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Has New Scientist returned abjectly to Darwin’s fold?

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Seems they’ve put out a new book in the “Essential Guide” series, the Essential Guide to Evolution:

How do species arise and change? What part do genes and DNA play? Where is evolution heading?

Charles Darwin’s theory of evolution by natural selection is arguably the most important scientific idea ever – radical in its simplicity, yet infinitely complex in its implications for life and its workings. Understand its full richness in this sixth New Scientist Essential Guide, with themes including …

The thing is, last year (was it only last year?), New Scientist published a thirteen-part serious that would make you think they’d sworn off all that Darwin stuff. Maybe readers missed it too much. Or they need to reassure readers that nothing has changed… Or they just couldn’t live without the old Brit toff? Huh? You tell us …

Anyway, here are some links to our notes on last year’s series:

(Reformed) New Scientist 13: We can stop evolution New Scientist: “Today, evolution remains one of the most powerful ideas in science but, as with all good ideas, it is evolving ” Sure, but if evolution is evolving, Darwinism is dead. Which is fine with us. It’s a big world out there. Making everything sound like Darwin said it is not the way to explore that world.

(Reformed) New Scientist 12: Evolution favors some outcomes, not others. So “Each lake contains many different species that show striking similarities in the variety of body shapes to species in the other lake, despite being more closely related to those living in their own lake” but “These body shapes adapt species to particular niches or diets, so must have evolved by natural selection.” But wait! The traditional argument for natural selection acting on random mutations (Darwinism) was that the species WOULD BE similar to more closely related species. If they’re not, …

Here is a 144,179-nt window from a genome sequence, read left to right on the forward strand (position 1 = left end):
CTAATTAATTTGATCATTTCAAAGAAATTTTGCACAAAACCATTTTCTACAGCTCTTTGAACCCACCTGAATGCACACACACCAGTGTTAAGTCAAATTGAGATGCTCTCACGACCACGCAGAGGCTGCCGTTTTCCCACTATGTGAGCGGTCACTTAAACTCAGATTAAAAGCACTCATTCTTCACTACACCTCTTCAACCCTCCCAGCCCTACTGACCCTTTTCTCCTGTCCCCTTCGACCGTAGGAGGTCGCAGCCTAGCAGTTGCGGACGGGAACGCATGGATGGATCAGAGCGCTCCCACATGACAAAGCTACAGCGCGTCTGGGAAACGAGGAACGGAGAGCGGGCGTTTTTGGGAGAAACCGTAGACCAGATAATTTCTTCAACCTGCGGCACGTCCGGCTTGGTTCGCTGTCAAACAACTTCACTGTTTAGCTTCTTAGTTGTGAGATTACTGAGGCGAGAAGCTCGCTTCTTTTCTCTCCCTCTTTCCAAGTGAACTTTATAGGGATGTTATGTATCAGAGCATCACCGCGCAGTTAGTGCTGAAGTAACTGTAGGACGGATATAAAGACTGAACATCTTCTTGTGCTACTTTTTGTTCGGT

(Reformed) New Scientist 11: On life forms evolving without changing genes. This just in: The Selfish Gene has left the building in tears. They shouldn’t even have been discussing this.

(Reformed) New Scientist 10: They take horizontal gene transfer seriously now. At New Scientist: “‘Yeast and bacteria have fundamentally different ways of turning DNA into protein, and this seemed like a really, really strange phenomenon,’ he says.” They ain’t seen nothing yet. If you subtract the “random mutation” from “natural selection,” what’s left of Darwinism? By the time the Raging Woke hammer down Darwin’s statue, chances are the New Scientist crowd will have forgotten who the old Brit toff even was. Shrug.

(Reformed) New Scientist 9: Survival of the Luckiest At New Scientist: “But evolution can also occur through a non-adaptive process called genetic drift, whereby a gene may become dominant in a population purely by chance… ‘Genetic drift can definitely be a significant driver of evolution,’ says Miles.”

(Reformed) New Scientist 8: Evolution can happen very quickly. Does anyone remember Darwin’s claim: “It may be said that natural selection is daily and hourly scrutinizing, throughout the world, every variation, even the slightest; rejecting that which is bad, preserving and adding up all that is good; silently and insensibly working, wherever and whenever opportunity offers, at the improvement of each organic being in relation to its organic and inorganic conditions of life.” Yes, that “daily, hourly” thing seems quaint to us too. It probably even seems quaint over at New Scientist, given the stuff they’re saying now.

(Reformed) New Scientist 7: Niche construction can shape evolution. To say that “Traditionally, biologists thought of niche construction purely as a consequence of natural selection. However, that argument doesnʼt always work” is to say that neoDarwinism is not THE theory of evolution. Just in: Richard Dawkins has left the building. And New Scientist has become a more interesting publication.